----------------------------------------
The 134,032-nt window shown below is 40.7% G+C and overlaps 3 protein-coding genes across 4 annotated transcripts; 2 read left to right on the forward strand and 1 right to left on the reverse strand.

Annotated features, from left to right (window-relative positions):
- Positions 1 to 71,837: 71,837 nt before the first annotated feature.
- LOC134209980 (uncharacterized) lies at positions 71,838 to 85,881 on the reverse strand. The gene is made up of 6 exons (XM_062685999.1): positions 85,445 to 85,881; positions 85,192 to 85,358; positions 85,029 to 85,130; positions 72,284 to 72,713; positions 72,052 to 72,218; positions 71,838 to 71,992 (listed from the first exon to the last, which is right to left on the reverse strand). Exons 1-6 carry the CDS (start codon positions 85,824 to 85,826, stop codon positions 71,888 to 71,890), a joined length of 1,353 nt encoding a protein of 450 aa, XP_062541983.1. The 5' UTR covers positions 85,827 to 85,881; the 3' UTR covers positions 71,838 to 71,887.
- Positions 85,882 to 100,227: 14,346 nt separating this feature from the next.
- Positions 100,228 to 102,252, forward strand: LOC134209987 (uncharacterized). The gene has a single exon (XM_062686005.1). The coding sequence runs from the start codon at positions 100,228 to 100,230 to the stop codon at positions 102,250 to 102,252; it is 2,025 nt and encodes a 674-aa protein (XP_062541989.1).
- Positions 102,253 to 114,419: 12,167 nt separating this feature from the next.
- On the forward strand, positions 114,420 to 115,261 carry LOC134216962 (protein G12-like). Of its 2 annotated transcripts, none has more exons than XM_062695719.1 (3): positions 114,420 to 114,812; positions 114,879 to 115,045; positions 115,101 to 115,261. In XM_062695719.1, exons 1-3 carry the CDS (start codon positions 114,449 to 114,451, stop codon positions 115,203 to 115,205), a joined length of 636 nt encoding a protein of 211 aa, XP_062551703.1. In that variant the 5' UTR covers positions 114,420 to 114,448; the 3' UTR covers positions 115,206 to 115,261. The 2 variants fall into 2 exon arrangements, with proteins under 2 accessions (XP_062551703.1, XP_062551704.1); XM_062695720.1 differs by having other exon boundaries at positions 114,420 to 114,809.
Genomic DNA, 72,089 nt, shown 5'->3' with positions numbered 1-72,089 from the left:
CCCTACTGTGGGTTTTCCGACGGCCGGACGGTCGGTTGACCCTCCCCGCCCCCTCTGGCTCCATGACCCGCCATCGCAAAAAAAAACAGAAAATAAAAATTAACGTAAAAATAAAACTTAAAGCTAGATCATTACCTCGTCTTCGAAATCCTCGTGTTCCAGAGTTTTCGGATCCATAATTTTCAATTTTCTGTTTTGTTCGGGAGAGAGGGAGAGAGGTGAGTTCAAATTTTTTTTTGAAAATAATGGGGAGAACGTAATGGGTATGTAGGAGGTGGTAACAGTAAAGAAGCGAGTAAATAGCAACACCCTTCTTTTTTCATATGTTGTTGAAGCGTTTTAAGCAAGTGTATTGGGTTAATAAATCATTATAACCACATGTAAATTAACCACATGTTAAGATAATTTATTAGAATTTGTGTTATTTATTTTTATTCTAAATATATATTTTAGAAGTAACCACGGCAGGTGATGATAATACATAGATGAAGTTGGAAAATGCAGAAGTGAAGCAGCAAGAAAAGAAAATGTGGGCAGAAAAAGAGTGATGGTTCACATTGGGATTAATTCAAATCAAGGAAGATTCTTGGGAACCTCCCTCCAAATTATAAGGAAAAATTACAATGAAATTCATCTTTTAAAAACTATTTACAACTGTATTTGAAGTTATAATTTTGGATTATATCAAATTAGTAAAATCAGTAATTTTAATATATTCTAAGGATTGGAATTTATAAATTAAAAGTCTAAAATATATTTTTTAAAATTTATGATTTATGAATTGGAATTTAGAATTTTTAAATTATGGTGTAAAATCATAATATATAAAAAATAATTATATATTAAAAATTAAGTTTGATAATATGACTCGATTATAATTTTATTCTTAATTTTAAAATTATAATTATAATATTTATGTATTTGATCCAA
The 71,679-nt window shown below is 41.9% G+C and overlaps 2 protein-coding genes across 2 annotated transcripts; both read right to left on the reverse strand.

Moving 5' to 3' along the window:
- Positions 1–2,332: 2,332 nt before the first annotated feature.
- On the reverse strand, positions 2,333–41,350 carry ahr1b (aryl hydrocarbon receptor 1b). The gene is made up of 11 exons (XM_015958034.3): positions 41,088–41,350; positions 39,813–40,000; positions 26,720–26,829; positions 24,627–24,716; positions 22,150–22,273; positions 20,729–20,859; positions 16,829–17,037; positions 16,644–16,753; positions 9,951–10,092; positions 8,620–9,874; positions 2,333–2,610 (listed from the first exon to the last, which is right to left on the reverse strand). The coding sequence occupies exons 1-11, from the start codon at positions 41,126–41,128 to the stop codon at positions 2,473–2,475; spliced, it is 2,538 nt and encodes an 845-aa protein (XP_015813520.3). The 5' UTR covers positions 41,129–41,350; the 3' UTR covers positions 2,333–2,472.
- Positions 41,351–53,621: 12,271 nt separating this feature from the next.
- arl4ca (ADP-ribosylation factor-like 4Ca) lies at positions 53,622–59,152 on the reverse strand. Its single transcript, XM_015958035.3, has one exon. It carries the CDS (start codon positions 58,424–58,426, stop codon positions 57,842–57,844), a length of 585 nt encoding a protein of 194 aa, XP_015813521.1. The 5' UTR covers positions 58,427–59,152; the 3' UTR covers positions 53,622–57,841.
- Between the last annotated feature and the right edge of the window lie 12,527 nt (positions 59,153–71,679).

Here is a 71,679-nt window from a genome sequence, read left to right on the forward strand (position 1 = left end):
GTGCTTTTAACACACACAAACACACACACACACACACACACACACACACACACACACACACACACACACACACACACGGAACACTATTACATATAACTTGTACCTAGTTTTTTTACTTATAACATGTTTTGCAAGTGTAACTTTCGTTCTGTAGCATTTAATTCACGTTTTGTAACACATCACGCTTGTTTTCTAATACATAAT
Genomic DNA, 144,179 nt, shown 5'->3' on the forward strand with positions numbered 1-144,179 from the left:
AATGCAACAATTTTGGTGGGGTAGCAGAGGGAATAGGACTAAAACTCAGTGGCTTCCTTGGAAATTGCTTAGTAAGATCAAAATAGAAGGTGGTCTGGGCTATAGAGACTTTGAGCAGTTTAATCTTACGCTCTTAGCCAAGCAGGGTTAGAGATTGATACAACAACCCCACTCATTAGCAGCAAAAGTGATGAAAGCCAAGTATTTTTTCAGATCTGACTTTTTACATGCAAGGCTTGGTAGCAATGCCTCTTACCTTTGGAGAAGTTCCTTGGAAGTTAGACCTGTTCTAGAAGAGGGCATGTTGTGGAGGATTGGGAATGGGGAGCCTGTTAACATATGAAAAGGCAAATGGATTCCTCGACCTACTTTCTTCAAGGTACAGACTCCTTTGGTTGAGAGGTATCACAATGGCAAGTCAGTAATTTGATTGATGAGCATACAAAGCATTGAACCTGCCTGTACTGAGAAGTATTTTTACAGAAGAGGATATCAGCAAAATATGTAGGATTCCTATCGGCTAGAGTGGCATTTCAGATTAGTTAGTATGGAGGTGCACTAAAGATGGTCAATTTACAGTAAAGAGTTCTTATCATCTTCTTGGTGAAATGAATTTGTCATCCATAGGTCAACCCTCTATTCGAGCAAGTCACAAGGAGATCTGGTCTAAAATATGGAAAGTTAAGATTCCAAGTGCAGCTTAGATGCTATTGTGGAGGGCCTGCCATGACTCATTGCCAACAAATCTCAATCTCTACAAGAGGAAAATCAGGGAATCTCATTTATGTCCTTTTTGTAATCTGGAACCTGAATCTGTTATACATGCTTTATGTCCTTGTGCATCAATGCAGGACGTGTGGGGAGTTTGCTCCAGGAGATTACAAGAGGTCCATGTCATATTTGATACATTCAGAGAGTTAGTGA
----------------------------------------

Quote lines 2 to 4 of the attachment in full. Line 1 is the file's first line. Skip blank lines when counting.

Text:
Annotated features, from left to right (window-relative positions):
- Positions 1 to 71,837: 71,837 nt before the first annotated feature.
- LOC134209980 (uncharacterized) lies at positions 71,838 to 85,881 on the reverse strand. The gene is made up of 6 exons (XM_062685999.1): positions 85,445 to 85,881; positions 85,192 to 85,358; positions 85,029 to 85,130; positions 72,284 to 72,713; positions 72,052 to 72,218; positions 71,838 to 71,992 (listed from the first exon to the last, which is right to left on the reverse strand). Exons 1-6 carry the CDS (start codon positions 85,824 to 85,826, stop codon positions 71,888 to 71,890), a joined length of 1,353 nt encoding a protein of 450 aa, XP_062541983.1. The 5' UTR covers positions 85,827 to 85,881; the 3' UTR covers positions 71,838 to 71,887.